If you do end up biting off more than you can chew and run out of health, you don’t die. Instead, you are wounded, and automatically fly back to your hoard to heal. And that’s nice, because I get bored of seeing “YOU DIED! Respawning in 5 seconds” – it just jolts you away from the action and makes you feel more detached. In Hoard, it’s like: “You’ve run out of health? It’s okay, here, I’ll take you back to your hoard, just wait a few seconds to heal… alright, go, get back out there!” It feels smoother. 🙂

There are plenty of maps to choose from, and a few different game modes to try. There are also score/time targets to hit on each map, bronze, silver and gold. And unlike many, MANY other games, the gold target is actually challenging to hit. You can also play Hoard co-op with up to three others, but I reckon the real fun is in the competitive modes. There are also 100+ Steam-chievements to get, but I don’t really care about them. 😛

Now time for the F.A.G.G.O.T. 🙂

Fun
Enjoyability – 8: Even with bots, this is really fun to play. The subtle layer of strategy also makes it really interesting, which adds to the fun.
Frustration – 0: I never felt any frustration while playing. There isn’t anything to be frustrated about, at all.

Audio
Sounds – 5: Hmm… well… the sounds are pretty average. The audio cues are quite lame, since I can’t tell what sound means what. But overall, the sound is just “OK”.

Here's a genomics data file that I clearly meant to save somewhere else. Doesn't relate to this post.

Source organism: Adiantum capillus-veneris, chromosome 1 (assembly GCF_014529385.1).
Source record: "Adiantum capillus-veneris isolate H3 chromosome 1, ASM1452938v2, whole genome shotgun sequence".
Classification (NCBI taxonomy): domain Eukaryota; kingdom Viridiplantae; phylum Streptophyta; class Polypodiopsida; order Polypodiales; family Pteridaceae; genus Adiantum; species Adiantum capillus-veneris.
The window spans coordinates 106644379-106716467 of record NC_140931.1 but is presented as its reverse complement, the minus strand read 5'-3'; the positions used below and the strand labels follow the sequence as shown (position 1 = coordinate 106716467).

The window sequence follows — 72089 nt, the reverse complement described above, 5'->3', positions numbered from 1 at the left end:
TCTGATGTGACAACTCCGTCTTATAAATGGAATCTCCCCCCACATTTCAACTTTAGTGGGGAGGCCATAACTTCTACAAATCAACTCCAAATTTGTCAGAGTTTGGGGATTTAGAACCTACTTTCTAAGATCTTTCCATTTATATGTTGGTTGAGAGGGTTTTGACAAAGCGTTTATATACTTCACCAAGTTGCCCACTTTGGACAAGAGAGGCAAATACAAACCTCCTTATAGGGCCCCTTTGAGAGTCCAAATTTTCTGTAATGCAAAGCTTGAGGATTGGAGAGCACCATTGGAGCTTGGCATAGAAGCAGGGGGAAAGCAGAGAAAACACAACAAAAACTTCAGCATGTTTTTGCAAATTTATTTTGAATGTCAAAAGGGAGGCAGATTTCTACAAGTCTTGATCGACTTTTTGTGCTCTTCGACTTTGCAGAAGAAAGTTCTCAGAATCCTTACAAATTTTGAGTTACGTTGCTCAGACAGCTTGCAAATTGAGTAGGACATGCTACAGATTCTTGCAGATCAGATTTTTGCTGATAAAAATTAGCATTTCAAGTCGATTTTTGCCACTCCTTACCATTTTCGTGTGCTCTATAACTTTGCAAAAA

Music – 8: The music is really great, it makes me nod my head, and some parts make me smile. 🙂 Sure, it’s not the most incredible music I’ve ever heard, but it sounds awesome, it’s catchy, and it’s randomised. Although the effect of this is subtle, it’s much better than listening to a loop, and it shows they’ve really put some effort into their soundtrack. 🙂
Voice – 8: The only voices are the princesses, the death sounds, and the voice in the survival mode’s soundtrack. The princesses sound like cheesy, traditional princesses, which is funny. The death sounds range from “pleh” to “LMFAO”, and the way the vocalist chants “Dragon! (Dragon!)” at one point in the survival mode soundtrack is fucking ace. 😀

Graphics
Animation – 8: Since you’ll be looking at them for most of the game, the dragons hold the “animation spotlight”. 😉 Happily, they’ve done a great job – the dragons look very fluid and natural. The other animations are few and far between, and they’re generally unremarkable.